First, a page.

Svante August Arrhenius
Svante Arrhenius was first to speculate that changes in carbon dioxide levels in the atmosphere could alter surface temperatures through the greenhouse effect.
Svante August Arrhenius (1859–1927), a founding father of physical chemistry, was trained in both chemistry and physics. He began at the University of Uppsala, but then petitioned to work at the Royal Swedish Academy of Sciences in Stockholm instead, because he found the chemistry professors at the university rigid and uninspiring. His doctoral dissertation, presented in 1883, described his experimental work on the electrical conductivity of dilute solutions; it also contained a speculative section that set out an early form of his theory that molecules of acids, bases, and salts dissociate into ions when these substances are dissolved in water—in contrast to the notion of Michael Faraday and others that ions are produced only when the electrical current begins to flow. According to Arrhenius, acids were substances that contained hydrogen and yielded hydrogen ions in aqueous solution; bases contained the OH group and yielded hydroxide ions in aqueous solution.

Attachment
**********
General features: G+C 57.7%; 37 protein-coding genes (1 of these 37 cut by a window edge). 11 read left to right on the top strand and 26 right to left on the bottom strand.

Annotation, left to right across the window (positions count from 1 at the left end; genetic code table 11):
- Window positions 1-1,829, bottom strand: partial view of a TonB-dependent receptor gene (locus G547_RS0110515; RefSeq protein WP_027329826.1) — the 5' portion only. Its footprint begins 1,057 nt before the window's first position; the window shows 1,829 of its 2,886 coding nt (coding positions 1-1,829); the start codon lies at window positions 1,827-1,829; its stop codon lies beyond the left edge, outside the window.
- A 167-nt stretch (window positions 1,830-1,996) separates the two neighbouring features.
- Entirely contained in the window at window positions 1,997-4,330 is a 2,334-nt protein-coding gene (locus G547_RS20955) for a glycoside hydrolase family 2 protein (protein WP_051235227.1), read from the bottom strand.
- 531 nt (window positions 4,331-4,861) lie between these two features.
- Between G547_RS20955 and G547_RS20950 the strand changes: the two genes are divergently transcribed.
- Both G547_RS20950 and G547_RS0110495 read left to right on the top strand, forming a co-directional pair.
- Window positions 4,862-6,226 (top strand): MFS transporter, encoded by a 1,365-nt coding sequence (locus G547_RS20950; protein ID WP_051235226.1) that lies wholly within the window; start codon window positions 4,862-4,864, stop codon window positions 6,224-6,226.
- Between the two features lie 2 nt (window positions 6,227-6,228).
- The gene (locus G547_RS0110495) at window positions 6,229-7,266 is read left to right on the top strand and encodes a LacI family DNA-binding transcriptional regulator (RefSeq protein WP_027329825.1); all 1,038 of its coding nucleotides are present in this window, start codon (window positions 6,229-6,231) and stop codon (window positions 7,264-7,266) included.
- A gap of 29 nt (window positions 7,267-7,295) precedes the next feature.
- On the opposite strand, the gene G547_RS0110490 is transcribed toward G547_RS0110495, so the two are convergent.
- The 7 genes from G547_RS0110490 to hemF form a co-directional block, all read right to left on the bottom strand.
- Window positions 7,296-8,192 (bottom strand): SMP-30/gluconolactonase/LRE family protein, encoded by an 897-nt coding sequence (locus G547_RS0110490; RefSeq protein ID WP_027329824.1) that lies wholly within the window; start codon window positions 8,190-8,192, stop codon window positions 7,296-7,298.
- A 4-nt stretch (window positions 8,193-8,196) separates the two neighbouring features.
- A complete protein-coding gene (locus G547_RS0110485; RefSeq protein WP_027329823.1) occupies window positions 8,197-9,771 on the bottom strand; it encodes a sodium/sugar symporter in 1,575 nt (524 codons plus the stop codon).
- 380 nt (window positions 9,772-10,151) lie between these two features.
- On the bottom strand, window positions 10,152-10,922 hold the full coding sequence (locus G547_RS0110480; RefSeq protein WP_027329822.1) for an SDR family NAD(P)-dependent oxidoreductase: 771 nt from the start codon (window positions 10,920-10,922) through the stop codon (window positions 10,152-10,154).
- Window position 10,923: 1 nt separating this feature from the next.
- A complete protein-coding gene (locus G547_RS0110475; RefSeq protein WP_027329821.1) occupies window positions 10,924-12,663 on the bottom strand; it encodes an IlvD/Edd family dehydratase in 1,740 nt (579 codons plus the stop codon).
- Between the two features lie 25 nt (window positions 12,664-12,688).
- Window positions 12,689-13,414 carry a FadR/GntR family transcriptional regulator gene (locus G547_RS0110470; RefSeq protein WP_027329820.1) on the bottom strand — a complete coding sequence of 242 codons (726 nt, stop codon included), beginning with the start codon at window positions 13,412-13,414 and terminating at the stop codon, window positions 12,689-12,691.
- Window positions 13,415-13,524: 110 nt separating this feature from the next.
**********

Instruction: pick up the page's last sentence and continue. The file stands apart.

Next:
Although he was offered opportunities to move to other European universities, and he delivered important lecture series at universities in the United States, Arrhenius always returned to Stockholm. In 1903 he received the Nobel Prize in chemistry, and in 1905 he was made director of the newly created Nobel Institute for Physical Chemistry.
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Excerpted with permission, Chemical Heritage Foundation